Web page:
The three conditions that must be fulfilled in order for a system working to be called a network are:

  1. The existence of data communication
  2. A minimum of two devices that are connected through said network
  3. Communication(s) that follow a standard protocol

After some Googling, I've found out that USB actually has its own protocols: here and here. The second condition is obviously fulfilled (my PC and the printer). However, what about the first one?

I recall that the definition of data communication implicitly means that there is one device that is requesting data (receiver) and hence, the other device would send said data (source). After thinking through, it's not really the printer that is actually asking for data, it's my PC that is instructing the printer to receive said data and process it. So my question is, can the interconnection between a PC and a USB-connected printer be called a network?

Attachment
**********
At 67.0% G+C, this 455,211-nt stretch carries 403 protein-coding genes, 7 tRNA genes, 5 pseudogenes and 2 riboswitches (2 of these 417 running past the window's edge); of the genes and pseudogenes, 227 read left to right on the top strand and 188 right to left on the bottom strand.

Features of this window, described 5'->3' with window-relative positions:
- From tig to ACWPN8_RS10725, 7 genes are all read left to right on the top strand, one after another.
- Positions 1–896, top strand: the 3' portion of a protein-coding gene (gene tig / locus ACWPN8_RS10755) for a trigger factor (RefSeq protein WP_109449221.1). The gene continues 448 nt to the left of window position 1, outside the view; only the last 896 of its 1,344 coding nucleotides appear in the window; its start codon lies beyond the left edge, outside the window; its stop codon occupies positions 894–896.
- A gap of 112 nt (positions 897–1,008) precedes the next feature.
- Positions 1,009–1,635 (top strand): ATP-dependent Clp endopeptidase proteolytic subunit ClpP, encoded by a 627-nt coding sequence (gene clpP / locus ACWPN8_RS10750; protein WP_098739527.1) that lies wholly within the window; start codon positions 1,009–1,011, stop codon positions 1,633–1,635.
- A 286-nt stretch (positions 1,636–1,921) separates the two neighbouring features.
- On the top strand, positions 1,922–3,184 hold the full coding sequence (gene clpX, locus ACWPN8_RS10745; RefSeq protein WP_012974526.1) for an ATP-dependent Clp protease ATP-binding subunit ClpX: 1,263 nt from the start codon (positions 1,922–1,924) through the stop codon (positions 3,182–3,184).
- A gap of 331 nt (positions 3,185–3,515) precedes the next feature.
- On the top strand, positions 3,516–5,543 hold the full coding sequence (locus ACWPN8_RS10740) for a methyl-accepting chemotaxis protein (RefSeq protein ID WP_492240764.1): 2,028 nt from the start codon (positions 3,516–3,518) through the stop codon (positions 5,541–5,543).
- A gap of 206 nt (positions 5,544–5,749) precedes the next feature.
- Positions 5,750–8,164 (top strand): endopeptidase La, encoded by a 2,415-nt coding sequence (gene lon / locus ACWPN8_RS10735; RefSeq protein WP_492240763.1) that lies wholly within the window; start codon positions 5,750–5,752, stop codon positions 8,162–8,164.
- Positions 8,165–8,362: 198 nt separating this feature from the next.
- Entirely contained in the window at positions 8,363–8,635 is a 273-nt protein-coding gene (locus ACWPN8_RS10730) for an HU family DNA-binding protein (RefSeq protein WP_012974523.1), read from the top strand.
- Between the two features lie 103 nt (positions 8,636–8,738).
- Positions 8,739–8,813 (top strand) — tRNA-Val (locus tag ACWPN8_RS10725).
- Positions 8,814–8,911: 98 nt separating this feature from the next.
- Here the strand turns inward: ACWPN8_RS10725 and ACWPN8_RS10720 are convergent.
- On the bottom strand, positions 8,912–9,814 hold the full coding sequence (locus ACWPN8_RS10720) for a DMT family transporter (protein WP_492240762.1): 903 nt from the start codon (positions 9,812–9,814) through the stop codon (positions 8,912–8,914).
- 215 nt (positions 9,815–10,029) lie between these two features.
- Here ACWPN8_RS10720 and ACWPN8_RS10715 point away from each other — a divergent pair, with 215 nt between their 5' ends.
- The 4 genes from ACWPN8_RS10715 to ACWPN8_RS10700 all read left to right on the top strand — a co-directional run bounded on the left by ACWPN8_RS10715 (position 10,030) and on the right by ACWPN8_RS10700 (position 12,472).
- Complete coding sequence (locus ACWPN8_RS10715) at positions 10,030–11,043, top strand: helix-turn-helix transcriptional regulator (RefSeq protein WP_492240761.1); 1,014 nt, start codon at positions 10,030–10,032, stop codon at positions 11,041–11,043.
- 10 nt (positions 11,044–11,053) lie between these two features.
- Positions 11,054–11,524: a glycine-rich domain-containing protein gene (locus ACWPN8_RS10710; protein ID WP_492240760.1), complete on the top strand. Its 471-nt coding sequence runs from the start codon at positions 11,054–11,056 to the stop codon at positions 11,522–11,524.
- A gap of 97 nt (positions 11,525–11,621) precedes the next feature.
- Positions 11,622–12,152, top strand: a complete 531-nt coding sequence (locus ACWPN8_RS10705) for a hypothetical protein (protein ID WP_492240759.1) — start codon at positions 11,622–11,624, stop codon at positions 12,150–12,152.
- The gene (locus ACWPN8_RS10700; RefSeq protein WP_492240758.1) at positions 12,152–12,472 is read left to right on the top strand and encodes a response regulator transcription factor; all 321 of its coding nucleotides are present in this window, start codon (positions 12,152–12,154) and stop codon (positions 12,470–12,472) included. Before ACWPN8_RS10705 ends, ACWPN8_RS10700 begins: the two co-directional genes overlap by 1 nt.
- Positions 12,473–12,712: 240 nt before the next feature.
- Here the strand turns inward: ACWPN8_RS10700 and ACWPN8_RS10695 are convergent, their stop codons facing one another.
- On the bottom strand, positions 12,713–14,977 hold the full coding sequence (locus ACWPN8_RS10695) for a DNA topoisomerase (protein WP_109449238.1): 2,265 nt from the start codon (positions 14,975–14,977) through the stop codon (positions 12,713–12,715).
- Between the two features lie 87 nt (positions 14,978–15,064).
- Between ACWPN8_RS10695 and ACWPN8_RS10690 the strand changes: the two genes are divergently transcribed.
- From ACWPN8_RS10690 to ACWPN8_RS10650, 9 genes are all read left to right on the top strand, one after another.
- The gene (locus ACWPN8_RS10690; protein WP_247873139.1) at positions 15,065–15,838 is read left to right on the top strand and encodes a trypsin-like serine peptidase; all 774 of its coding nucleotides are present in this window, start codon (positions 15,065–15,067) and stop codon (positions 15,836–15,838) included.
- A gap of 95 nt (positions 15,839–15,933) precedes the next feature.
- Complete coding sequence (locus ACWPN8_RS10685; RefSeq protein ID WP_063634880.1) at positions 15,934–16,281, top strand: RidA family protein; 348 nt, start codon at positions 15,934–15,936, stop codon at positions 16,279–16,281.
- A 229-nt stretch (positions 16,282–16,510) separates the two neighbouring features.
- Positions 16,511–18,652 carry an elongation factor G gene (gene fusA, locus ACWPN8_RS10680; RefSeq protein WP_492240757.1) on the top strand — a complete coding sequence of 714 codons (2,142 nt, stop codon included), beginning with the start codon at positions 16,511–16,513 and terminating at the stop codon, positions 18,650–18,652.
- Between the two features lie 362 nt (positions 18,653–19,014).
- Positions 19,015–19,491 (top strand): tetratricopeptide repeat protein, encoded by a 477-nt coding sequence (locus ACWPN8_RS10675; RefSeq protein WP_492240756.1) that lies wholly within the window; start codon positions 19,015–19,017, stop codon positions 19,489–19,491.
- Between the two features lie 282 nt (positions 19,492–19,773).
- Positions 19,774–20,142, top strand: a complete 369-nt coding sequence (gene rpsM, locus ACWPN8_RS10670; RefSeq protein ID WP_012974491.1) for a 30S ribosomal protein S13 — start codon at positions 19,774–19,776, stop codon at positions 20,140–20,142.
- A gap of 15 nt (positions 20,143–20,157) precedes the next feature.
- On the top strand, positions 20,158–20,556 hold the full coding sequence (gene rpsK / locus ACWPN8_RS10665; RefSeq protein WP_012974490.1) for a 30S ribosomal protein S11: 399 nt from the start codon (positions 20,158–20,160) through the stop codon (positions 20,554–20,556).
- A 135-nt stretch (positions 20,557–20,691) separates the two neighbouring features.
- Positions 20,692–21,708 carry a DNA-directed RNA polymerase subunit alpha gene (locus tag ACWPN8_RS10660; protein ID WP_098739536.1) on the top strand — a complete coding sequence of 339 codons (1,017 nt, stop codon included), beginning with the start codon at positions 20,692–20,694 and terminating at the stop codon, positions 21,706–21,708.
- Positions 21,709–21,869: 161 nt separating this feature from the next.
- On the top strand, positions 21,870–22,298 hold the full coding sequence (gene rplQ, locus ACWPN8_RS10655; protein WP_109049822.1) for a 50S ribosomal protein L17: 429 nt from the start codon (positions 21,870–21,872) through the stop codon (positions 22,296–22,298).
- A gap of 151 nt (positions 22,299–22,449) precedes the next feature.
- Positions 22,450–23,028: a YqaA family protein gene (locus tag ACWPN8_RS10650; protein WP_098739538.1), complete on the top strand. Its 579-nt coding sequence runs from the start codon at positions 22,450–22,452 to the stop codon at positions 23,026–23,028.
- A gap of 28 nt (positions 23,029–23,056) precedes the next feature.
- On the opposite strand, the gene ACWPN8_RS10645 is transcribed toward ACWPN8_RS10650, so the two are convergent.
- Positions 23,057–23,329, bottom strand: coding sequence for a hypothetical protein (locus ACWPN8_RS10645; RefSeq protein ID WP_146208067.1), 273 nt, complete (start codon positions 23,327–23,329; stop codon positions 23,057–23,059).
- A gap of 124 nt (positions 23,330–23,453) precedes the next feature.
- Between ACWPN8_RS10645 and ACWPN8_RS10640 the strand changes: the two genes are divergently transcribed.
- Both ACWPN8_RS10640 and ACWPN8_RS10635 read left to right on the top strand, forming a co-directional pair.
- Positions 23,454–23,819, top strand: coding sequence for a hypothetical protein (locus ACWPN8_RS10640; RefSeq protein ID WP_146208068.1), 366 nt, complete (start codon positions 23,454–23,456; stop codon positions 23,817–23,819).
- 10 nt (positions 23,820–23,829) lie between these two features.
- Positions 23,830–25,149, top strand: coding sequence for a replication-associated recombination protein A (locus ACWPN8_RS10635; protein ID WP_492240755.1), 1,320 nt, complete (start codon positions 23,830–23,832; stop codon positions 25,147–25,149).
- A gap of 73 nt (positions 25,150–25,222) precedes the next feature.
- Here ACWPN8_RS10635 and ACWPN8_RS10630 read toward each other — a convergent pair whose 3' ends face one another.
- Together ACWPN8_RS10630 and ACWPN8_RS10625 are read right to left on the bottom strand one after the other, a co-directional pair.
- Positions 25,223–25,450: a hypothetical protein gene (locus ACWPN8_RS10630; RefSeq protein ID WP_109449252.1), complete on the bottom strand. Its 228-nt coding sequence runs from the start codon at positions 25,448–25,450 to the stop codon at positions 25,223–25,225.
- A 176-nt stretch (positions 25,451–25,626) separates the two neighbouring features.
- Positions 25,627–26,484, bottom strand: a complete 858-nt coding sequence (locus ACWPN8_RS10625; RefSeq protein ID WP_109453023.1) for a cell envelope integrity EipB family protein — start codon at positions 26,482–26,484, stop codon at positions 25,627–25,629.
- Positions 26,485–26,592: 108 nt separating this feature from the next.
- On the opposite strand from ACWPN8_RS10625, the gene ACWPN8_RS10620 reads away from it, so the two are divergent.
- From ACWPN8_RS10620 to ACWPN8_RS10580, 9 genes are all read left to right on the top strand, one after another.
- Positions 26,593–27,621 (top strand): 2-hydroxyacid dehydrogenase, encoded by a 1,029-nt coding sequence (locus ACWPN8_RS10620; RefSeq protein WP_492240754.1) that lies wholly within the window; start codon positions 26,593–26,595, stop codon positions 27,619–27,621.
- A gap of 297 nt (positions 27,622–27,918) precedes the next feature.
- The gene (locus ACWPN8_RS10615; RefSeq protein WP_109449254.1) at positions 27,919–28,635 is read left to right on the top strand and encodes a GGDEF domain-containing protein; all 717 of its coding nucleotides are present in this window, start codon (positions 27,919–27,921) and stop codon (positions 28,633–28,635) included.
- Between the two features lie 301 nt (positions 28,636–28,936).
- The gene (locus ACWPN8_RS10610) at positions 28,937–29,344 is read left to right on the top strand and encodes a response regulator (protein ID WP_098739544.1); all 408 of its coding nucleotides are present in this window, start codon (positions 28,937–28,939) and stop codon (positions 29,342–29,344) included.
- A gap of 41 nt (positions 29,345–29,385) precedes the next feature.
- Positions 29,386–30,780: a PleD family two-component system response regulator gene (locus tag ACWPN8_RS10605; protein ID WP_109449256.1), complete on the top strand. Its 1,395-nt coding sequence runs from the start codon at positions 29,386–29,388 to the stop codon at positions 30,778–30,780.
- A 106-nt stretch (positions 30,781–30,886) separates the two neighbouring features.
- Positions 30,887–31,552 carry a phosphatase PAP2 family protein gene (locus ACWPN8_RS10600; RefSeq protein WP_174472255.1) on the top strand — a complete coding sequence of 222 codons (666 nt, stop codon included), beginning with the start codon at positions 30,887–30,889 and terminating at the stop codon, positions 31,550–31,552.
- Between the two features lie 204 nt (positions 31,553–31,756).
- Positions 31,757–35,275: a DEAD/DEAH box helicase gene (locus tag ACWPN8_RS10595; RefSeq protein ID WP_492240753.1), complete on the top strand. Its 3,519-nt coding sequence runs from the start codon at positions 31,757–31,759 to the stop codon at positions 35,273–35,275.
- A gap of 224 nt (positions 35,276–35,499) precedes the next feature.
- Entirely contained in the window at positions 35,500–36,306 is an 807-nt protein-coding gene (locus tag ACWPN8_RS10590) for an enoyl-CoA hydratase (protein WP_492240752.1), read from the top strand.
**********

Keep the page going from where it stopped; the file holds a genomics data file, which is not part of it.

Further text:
closed as off-topic by Ron Maupin Mar 12 at 13:59

This question appears to be off-topic. The users who voted to close gave this specific reason:

  • "NE is a site for to ask and provide answers about professionally managed networks in a business environment. Your question falls outside the areas our community decided are on topic. Please visit the help center for more details. If you disagree with this closure, please ask on Network Engineering Meta." – Ron Maupin
If this question can be reworded to fit the rules in the help center, please edit the question.

  • Unfortunately, questions about hosts/servers and consumer-grade devices are off-topic here. You could try to ask this question on Super User. – Ron Maupin Mar 12 at 13:59

A "network" assumes the (potential) existence of multiple networked nodes that can all talk to each other. The conditions you list are not sufficient.

USB is a hierarchical, host-device protocol stack with a single host and multiple devices which cannot talk to each other. All communication is controlled by the host. Hence it's not a network.

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